Where I am, which gets less lake effect snow than were she is, I've cleared my driveway twice and need to go out and give it a third pass. By 11 AM there was enough snow to justify using the snowblower, but I got by with just a shovel the second time. I think I'll get by with a shovel for the third pass as well.
Such is winter in Rochester, NY. I expect I'll have minor amounts of snow to deal with for the next 2 or 3 days or until the next storm comes through, whichever comes first.
Friday, December 28, 2012
It's Friday, a non-running day for me. I went out for a walk early this morning to count as cardio and get some steps in. This afternoon, my step count was lower than I liked, so I went out for another walk.
I was cold. The temperature wasn't all that cold, at 25°F (-4°C). I was dressed appropriately for the weather, or at least I thought I was. But it just plain felt cold.
Yesterday I was cold clearing the snow off the driveway, and cold running errands. But then I was comfortable out running yesterday afternoon.
This afternoon, I walked at the same temperature, the same degree of cloudiness, and similar wind as I ran in yesterday. But I was cold. Then it hit me.
Part of why I felt cold was because this is as cold as it has been so far this winter, and I'm not properly acclimated to it yet. But the bigger part is because I'm a runner. Walking just didn't warm me up enough for comfort.
Running has many benefits. I get a lower resting heart rate, lower blood pressure, and the ability to lift weights to the limit of my muscular strength without necessarily breaking a sweat. But I also get to feel cold in temperature that was comfortable walking weather, before I was a runner.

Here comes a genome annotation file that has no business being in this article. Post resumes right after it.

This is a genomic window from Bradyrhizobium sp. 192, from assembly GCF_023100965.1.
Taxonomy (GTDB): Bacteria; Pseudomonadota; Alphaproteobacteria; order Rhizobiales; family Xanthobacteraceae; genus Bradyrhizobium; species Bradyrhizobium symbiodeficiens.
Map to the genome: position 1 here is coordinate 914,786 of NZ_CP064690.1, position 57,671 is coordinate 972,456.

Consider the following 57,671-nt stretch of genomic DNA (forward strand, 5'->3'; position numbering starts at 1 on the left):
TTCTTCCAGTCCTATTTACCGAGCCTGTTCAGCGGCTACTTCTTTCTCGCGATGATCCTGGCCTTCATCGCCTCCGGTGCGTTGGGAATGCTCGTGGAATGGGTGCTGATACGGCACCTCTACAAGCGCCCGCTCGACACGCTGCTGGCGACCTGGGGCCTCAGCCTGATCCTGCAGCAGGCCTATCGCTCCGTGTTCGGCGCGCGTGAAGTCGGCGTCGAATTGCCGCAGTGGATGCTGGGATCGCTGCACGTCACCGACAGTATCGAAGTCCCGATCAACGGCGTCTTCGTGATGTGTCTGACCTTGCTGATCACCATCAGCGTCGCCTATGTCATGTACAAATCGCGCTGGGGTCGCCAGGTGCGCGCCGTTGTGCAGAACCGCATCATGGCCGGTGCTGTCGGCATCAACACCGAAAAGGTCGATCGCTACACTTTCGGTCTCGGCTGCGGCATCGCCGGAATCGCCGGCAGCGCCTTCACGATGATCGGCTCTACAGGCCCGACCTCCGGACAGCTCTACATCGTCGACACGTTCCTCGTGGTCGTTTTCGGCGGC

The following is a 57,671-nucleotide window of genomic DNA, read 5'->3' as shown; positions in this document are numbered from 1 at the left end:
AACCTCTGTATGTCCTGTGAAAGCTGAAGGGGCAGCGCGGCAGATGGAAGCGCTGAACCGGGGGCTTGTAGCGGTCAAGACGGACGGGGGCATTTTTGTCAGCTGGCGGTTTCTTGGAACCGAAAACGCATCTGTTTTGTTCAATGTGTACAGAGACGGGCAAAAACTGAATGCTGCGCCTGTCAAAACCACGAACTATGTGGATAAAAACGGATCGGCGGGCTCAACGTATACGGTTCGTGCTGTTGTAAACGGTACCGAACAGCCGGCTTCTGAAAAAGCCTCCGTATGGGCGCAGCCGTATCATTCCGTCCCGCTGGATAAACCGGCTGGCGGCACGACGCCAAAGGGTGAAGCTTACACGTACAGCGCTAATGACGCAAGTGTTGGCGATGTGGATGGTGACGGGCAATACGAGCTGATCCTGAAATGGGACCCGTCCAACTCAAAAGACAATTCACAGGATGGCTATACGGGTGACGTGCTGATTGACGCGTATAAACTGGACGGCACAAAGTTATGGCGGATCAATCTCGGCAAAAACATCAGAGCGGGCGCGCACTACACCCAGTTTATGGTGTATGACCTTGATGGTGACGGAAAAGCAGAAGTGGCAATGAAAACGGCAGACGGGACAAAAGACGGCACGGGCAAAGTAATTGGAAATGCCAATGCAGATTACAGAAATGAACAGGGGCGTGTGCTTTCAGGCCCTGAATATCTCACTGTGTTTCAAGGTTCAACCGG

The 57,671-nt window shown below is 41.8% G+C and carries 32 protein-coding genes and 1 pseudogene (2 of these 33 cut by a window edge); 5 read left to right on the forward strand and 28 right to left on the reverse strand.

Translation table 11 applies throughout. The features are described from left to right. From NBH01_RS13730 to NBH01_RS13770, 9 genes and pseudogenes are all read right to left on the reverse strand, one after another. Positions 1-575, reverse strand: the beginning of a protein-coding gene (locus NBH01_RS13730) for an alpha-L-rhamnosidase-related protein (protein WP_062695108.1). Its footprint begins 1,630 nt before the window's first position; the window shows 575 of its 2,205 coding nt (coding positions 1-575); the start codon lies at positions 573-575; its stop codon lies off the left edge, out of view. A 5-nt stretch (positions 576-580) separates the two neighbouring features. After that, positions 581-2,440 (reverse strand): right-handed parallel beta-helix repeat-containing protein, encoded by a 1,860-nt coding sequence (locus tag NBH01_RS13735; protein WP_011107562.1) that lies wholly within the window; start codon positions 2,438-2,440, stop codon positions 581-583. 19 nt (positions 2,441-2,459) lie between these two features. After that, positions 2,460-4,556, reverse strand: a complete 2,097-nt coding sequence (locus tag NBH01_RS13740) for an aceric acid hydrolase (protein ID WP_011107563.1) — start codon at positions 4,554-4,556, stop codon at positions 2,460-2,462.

Oh, yeah. I'm carrying less fat around now, too.
So, what to do? I suppose I can learn to dress warmer for walking than I have for the past four decades. Or I can run a bit when out for a walk, just to warm up. Or maybe I'll get lucky and I'll simply acclimate to the cold, and not notice it so much in a week or two.
Thinking back, I was cold when I was losing weight in the summer of 2011. Most work days, I took breaks to leave the air conditioning and walk around the building, in order to warm up. But in the summer of 2012, in maintenance mode, that wasn't a problem. Other things noticed in hindsight lead me to believe I was on too restrictive a diet in 2011; but since I didn't have to stay there all that long to take the weight off, I got away with it. Perhaps I was cold then because I wasn't eating enough to stay warm.
That's another possibility for right now. My weight is hanging out at the low end of my desired range, and has dipped below the range recently. I bumped my calorie range up to force myself to eat at least in the middle of my former range; perhaps I need to eat toward the middle of my current range? How much do I really need to eat to support my running habit?
It's another maintenance puzzle. Either I'm cold because my cardiovascular system is too efficient for walking, or I'm cold because I'm not eating enough. Or perhaps there's a bit of both going on. I'll have to try one thing and another, and see what works to make me comfortable walking in cold weather on non-running days.
One thing I know for sure: Sitting on the couch wrapped in a blanket is the Wrong Answer to this problem.
Get An Email Alert Each Time MOBYCARP Posts